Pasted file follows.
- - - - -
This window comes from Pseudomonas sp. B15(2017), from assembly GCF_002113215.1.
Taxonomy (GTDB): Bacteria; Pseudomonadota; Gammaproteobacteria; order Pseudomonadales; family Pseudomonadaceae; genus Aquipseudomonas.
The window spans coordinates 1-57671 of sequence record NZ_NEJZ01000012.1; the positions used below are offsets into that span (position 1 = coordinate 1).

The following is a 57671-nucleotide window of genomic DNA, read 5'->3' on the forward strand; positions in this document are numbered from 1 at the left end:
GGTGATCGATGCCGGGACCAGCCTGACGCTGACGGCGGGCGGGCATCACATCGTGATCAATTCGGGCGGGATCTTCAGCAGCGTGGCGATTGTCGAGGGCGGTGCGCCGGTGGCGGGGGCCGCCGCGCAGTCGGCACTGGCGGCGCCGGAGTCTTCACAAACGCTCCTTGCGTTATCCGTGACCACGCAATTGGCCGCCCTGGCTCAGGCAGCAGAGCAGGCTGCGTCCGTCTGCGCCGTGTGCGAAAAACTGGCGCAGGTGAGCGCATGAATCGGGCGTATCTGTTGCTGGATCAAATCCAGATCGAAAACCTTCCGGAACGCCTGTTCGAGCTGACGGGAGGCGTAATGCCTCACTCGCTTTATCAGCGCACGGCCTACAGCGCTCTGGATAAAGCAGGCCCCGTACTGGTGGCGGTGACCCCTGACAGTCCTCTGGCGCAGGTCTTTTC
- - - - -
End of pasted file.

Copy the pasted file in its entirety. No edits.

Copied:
This window comes from Pseudomonas sp. B15(2017), from assembly GCF_002113215.1.
Taxonomy (GTDB): Bacteria; Pseudomonadota; Gammaproteobacteria; order Pseudomonadales; family Pseudomonadaceae; genus Aquipseudomonas.
The window spans coordinates 1-57671 of sequence record NZ_NEJZ01000012.1; the positions used below are offsets into that span (position 1 = coordinate 1).

The following is a 57671-nucleotide window of genomic DNA, read 5'->3' on the forward strand; positions in this document are numbered from 1 at the left end:
GGTGATCGATGCCGGGACCAGCCTGACGCTGACGGCGGGCGGGCATCACATCGTGATCAATTCGGGCGGGATCTTCAGCAGCGTGGCGATTGTCGAGGGCGGTGCGCCGGTGGCGGGGGCCGCCGCGCAGTCGGCACTGGCGGCGCCGGAGTCTTCACAAACGCTCCTTGCGTTATCCGTGACCACGCAATTGGCCGCCCTGGCTCAGGCAGCAGAGCAGGCTGCGTCCGTCTGCGCCGTGTGCGAAAAACTGGCGCAGGTGAGCGCATGAATCGGGCGTATCTGTTGCTGGATCAAATCCAGATCGAAAACCTTCCGGAACGCCTGTTCGAGCTGACGGGAGGCGTAATGCCTCACTCGCTTTATCAGCGCACGGCCTACAGCGCTCTGGATAAAGCAGGCCCCGTACTGGTGGCGGTGACCCCTGACAGTCCTCTGGCGCAGGTCTTTTC